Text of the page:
Rural hospitals facing issues much bigger than ventilators

SILER CITY, N.C. (WTVD) -- Whether it's WakeMed or Warren County, bed space at hospitals in North Carolina is already at a premium.

Even a small surge of COVID-19 positive patients seeking treat at rural hospitals could be devastating to the hardworking staff of healthcare providers.

Consider the statistics comparing hospitals in Wake County and that of nearby Chatham County: Wake, home to three major hospital systems, has 1,607 hospital beds, or about one for every 684 residents. Chatham Hospital, the lone clinic in the county, has just 25 beds, or one for every 2,858 residents.

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Chatham Hospital, moreover, is also under construction, reducing bed capacity to 20 -- and there are 18 filled on an average day.

"We don't have high numbers to begin with," Jeff Strickler, Chatham Hospital's president, told ABC11. "As a critical access hospital, those types of patients we would usually send to a medical center like UNC or others and in a pandemic situation. While that's still our plan, we may have to hold those patients for a period of time."

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Strickler added that Chatham Hospital does have ventilators, but they do not feature the kind of technology that trauma centers have that could support patients in prolonged comas.

"Our ventilators are fairly basic in its capabilities," he explained. "Someone that needs to be on a ventilator for 10 days, it just requires a different level of technology that we haven't needed in the past."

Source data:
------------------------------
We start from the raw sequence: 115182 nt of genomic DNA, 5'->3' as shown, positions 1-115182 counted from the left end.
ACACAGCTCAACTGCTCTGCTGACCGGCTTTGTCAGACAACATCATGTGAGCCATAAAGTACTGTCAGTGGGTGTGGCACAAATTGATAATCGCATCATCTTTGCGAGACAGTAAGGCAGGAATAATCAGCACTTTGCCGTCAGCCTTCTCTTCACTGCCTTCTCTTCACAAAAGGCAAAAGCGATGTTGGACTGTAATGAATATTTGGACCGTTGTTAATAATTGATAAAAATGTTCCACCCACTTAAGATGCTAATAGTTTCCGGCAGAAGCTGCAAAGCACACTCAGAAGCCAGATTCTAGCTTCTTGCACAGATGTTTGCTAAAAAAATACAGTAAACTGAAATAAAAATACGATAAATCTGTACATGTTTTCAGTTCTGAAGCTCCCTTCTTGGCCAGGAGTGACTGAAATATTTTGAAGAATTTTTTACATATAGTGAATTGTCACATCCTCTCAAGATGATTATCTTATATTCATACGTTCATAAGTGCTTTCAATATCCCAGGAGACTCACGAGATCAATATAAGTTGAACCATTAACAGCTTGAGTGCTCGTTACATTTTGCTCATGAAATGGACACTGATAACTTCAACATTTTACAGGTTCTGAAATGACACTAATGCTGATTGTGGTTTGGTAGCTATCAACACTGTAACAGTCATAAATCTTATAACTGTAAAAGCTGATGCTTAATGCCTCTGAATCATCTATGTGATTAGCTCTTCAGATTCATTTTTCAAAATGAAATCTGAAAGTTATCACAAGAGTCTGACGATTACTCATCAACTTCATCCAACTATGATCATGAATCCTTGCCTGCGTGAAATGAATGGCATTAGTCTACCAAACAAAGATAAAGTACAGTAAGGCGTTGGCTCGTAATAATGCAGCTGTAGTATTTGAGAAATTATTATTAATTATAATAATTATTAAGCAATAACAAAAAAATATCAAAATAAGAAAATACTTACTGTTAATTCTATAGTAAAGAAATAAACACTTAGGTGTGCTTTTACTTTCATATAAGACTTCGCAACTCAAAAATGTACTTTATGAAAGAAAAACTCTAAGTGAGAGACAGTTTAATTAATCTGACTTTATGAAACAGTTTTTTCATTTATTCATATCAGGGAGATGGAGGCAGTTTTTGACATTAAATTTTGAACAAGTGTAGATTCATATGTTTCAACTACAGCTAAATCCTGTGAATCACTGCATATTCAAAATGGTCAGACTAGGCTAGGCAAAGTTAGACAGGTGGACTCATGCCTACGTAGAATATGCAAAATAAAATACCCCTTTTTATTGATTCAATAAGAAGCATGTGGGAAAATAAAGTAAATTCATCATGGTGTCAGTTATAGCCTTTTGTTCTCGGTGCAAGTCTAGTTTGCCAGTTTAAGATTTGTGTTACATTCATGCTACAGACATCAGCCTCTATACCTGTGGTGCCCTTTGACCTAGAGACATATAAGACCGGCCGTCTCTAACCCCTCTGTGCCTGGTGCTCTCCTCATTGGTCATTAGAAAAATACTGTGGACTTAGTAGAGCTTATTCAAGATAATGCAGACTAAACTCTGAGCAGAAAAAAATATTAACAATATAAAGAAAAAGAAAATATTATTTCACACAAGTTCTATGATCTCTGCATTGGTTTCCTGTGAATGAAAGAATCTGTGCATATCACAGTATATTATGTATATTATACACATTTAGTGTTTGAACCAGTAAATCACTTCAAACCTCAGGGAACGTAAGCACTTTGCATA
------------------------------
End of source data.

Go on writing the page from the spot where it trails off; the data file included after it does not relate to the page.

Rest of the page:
As far as other supplies go, Strickler and other health officials maintain Chatham County is at an advantage because of its proximity to the Triangle, plus the hospital's relationship with the UNC system.

"Because of the infrastructure of the UNC system and their presence in the community and other things, I can't say that we're that different than other counties," Layton Long, Chatham County Health Director, told ABC11.

According to the latest count from the North Carolina Department of Health and Human Services, Chatham County has 17 positive cases of coronavirus and the disease it causes, COVID-19.

Like other counties, Long said issues related to testing mean there is no widespread availability.

"So much of the outcome of this is in the control of the general public and how well they respond to public health message," Long said. "Social distancing is critical."

Elsewhere in North Carolina, rural hospitals are struggling with the true source of their survival: cash.

The North Carolina Healthcare Association counts 12 independent hospitals in rural counties that are more like islands of access to health care.

"Southeastern Health in Robeson County is one of those we're hearing from," Leah Burns, NCHA's Director of Government Relations, told ABC11. "They operate in one of the poorest counties in the state."

Burns said the reason these hospitals are on life support is because preparing for the surge means limiting or canceling elective surgeries, which are the main sources of revenue.

"It depends on the type of hospital, but those surgeries can be hip replacements, knee replacements, those types of things," she added.

Congressman Greg Murphy, himself a physician who represents North Carolina's 3rd District, has joined Sen. Thom Tillis, among many others, urging President Donald Trump and his administration to send funds from the recently passed CARES Act to rural hospitals fighting coronavirus.

"We are hearing from rural hospitals from across the country that have only days left of cash on hand -- money needed for payroll and supplies," the lawmakers write in a letter to HHS Secretary Alex Azar. "Rural hospitals need access to financial resources immediately and in the most streamlined manner."
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